Aussie Victorious is A Matter of Pride
If you've found recent media coverage of the Ashes excessive, both in that which has spilled over from the cross channel outlets, and also the fact that it gets any attention at all in this country, then you'll be delighted to have seen the English wickets tumble this morning, in that familiar way they had of doing so in the not-so-distant past.
The loss of the second test and the destruction of an English nerve that snapped under the irresistible weight of Shane Warne's genius should see English cricket's giddy garlands of the summer of 2005 folded up and put away, to be looked back on only in quiet moments of repose.
The shellshocked English cricketers will be feeling bad enough today, as that prized urn and those happy memories slip further away. The full force of Australia Victorious, however, will only worsen their demeanour.
There is, probably, no worse place to be a loser, and no worse loser to be, than an Englishman in Australia. England as a nation does not have its enemies to seek, and there would appear to be far more rancourous historical foes around than the Aussies, whose original flowering was, after all, from relatively recently planted British seed.
But it is precisely that closeness that infuses the bile into the nations' sporting conflicts. The shared language only allows the insults to be more easily understood.
Any young nation - and there are few younger than Australia, for whom the tragedy of Gallipoli as recently as 1915 is regarded as the source wellspring of their national identity - must establish itself and its independence as distinctly as possible from that of its 'mother' country, or that which had previously dominated it.
In Ireland, Eamon De Valera's controversial policy of economic self-sufficiency and total diplomatic independence from Britain was conceived to bolster and iron-cast the new nation's separate status. By remaining neutral in the Second World War and, in the process, enraging Winston Churchill through his refusal to allow the use in that conflict of the so-called 'Treaty Ports', De Valera intended to underline to the world the distinctiveness of the Irish nation.
Australia's disengagement from Britain, on the other hand, was gradual, bloodless and incomplete, the country coming into existence in 1901 as the Commonwealth of Australia, retaining to this day, of course, the Union Jack on its flag and the Queen as its Head of State.
But the Australians have a special enmity for the English, and it is clearly that of the younger sibling towards his elder, or the troubled teenager toward his overbearing parent.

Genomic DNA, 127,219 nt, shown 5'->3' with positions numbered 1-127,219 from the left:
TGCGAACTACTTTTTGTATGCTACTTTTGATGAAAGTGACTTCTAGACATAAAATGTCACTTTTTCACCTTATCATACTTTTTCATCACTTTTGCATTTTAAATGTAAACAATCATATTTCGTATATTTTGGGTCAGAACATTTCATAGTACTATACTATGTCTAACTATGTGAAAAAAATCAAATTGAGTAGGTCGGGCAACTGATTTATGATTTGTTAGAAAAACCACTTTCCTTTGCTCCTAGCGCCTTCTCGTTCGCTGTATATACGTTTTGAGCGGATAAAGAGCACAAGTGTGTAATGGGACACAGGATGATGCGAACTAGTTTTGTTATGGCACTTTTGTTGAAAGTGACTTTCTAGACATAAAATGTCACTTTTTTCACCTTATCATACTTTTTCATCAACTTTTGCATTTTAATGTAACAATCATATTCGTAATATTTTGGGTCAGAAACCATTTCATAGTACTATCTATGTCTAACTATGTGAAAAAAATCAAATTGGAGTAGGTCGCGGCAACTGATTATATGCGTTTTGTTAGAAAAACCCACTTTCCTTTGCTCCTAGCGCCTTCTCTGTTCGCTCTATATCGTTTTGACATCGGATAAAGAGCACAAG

None of this stops them sending their youthful population to work in English pubs, or from engaging enthusiastically with English culture - The Bill is phenomenally and mystifyingly popular in Australia, as, more understandably, are the traditional British sitcom and the meat pie (which they have perfected into a artery-solidifying wonder).
But the gory glee taken in their sporting defeats of the English speaks of their own Treaty Ports: the unbending and bitter pride they take in their excellence on the sports field, and the values they celebrate therein.
The scorn heaped on the invariably whinging Poms is intended to 'barrack' - a quintessentially Aussie term for vocal support - for what the Aussies see as positive in themselves: manly athleticism; a steely, hardbitten character; the uncompromising pursuit of victory.
Social anthropologists might speculate on how the taming of that harsh continent imbued these virtues, but however they came about, the sight of a bunch of Englishmen whimpering and folding to defeat this morning will have enthused any Aussie worth his salt.
Ian Bell's dithering dismissal - run out when seemingly caught in a funk as Paul Collingwood called to him for a single - and Ashley Giles' greasy palmed drop earlier in the test would have been seen as encapsulating everything the lack of which made Australia great.
There might not be much more attention paid to these Ashes around these parts now that the series is effectively over, but those unfortunate Englishmen will hear plenty about it for the next few weeks.
Its a matter of national pride.